Van Helsing Season 2 Episode 6 Review: Veritas Vincit

Vanessa finds her sister and forgotten details from her past in this heavily Stoker-inspired hour of Van Helsing.

Van Helsing Season 2 Episode 6
VAN HELSING -- "Veritas Vincit" Episode 206 -- Pictured: Missy Peregrym as Scarlett Harker -- (Photo by: Dan Power/Nomadic Pictures Corp./Syfy)

This Van Helsing review contains spoilers.

Van Helsing Season 2 Episode 6

“And here we are. Home at last.”

Whether or not truth prevails depends on whose truth one believes. What is true, however, is that Van Helsing once again manages to shock its audience as the mystery of Vanessa’s origin story ratchets up more than a few notches. “Veritas Vincit” seamlessly introduces a dynamic character with the potential to completely alter the landscape in the human race’s battle for survival, but as always, things may not be quite as they seem.

With visions of a red door looming overhead and red balloons off in the distance, it’s Susan’s appearance in her dream that finally sends Vanessa back to where her journey began: the Farm. And while her single-minded drive often works to her advantage, Vanessa has been known to embark on a mission without a thoughtfully conceived plan. At times, her brusque manner as she pushes aside those who care about her and only want to help can be a bit unsettling, but Julius is rapidly learning when to step in and when to give her space. Nevertheless, it’s Vanessa’s refusal to return Axel to a human state that is most puzzling.

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Having watched Axel struggle valiantly this season, it’s especially difficult to reconcile her stance particularly since she offers no convincing explanation for her refusal. Nonetheless, he follows her to the Farm, perhaps still following orders to protect “the woman on the table.” Does he hope she’ll change her mind or does he plan to simply bite her? Surely Vanessa doesn’t still hold it against him that he kept from her that fact that he read her military file. Or is she still reeling from the effect her bite had on Dylan and simply fears history might repeat itself? Either way, he warns her that opening the red door may not lead to the answers she seeks and tells her, “It’s not what you think.”

At this point Vanessa knows she’s different, and we can only imagine the stories she’s concocted in her head to explain what it is she’s become. Now though she may have someone more able to understand her conflicted feelings. The female warrior who’s been lurking in the shadows the past few weeks finally reveals herself, but not before she and Vanessa go toe to toe in a tightly choreographed duel in the hallway, each going through her personal cache of weapons during the struggle. Scarlett Harker (Missy Peregrym) admits that she’s been following Vanessa for quite awhile, and once she learns that Vanessa can actually return vampires to the human state, she acknowledges an awareness of Dmitri’s interest in the woman who can bring down his plan for a new world order. It’s understandable that both women raise their guards against the other, but before Vanessa can make clear that Axel’s with her, Scarlett stabs him with her long blade. Can Sgt. Miller ever catch a break?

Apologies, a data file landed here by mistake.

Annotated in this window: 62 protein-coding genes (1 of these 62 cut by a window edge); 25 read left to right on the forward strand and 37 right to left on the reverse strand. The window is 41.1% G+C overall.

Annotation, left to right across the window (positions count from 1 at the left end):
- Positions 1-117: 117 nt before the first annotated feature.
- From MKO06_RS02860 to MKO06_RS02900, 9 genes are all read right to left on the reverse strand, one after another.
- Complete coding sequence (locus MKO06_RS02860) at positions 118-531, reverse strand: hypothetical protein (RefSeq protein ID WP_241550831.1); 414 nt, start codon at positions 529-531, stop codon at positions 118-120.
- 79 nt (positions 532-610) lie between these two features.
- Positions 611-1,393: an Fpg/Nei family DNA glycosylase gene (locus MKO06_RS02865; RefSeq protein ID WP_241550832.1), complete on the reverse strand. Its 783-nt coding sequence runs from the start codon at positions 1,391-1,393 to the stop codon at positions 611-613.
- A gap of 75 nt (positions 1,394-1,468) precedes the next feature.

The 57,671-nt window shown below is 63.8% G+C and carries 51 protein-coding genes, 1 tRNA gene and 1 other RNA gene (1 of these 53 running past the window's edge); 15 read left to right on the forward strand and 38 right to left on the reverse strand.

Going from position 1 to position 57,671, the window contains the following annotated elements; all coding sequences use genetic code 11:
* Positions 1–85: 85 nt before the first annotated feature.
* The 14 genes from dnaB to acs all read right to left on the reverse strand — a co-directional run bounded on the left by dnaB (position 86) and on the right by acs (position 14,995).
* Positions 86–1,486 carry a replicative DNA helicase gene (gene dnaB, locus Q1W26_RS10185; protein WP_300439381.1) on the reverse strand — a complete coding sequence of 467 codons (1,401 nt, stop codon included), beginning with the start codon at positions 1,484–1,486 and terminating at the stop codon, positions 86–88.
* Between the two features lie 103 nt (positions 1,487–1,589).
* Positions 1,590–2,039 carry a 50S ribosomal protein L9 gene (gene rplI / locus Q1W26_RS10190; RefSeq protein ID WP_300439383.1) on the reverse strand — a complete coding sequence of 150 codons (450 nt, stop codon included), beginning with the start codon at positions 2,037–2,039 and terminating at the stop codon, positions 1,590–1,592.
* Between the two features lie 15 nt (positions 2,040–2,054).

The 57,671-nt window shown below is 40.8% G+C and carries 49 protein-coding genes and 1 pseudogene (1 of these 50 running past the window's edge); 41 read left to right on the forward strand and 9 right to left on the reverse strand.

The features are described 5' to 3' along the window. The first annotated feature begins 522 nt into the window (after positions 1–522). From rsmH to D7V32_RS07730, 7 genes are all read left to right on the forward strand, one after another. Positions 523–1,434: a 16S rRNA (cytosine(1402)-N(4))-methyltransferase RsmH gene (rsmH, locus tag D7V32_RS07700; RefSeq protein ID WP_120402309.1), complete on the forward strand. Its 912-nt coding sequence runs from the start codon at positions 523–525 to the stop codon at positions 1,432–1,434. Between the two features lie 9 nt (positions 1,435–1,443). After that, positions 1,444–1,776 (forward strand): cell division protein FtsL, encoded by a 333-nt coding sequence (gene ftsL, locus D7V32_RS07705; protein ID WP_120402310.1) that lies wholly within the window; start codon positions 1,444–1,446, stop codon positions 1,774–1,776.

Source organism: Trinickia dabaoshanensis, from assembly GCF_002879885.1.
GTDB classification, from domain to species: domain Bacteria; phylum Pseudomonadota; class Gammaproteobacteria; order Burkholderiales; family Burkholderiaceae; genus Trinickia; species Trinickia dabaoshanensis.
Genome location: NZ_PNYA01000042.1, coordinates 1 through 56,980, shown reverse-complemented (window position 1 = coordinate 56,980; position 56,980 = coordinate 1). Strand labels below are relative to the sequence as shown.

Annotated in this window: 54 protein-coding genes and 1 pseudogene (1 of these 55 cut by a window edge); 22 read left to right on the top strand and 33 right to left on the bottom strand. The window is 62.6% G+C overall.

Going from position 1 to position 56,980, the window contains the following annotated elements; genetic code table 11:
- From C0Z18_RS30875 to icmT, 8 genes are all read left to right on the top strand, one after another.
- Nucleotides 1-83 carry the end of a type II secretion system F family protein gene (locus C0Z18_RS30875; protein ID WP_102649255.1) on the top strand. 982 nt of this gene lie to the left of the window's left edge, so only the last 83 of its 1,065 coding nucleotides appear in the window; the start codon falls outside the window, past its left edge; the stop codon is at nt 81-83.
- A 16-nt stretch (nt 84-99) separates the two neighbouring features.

The disclosure that Vanessa and Scarlett are sisters is handled brilliantly, beginning with the shared vision of the red door and the creature seemingly behind the reveal. And while it’s certainly true that what she finds after digging deeper inside the facility turns her world upside down, the knowledge that she’s not alone should help give her some direction as she struggles with Dylan’s death and her own journey of self-discovery. We know she’s never truly been alone, but it’s also reasonable to conclude that people like Flesh, Doc, and Mohamad see her only as a means to an end. If their childhood memories of this place prove true and accurate, Scarlett is family, and in spite of the hurdles the two women face in their burgeoning relationship, that’s an important connection.

Even though their relationship gets off to a rocky start, the disturbing images of the clear, plastic bassinets in the lab are only the beginning of the discoveries that tie them together. One of the most haunting and frightening things they uncover in the lab is the cylinder containing what Vanessa presumes is a hybrid fetus, part of the experiments the military must be conducting here at the Farm. It’s understandable that Vanessa momentarily freaks, especially when she connects the dots to what Dmitri was doing at the Citadel. Taken all together though, we have to wonder how much Axel actually knows about what’s been going on here.

We learn a lot about Scarlett’s backstory as the two women get to know each other, but the surname Harker obviously ties into Bram Stoker’s novel in which Jonathan Harker joins forces with Abraham Van Helsing to kill Count Dracula. Having trained for this moment her entire life, Scarlett presents more of a militaristic approach to their search, providing a perfect match for her more impulsive sister. Even so, Vanessa’s past comes flooding back, and whether it’s the facilitation of the video game she activates or the playroom with the mural, she remembers her mother Abby’s argument with one of the doctors. “This is where we began,” she tells Scarlett.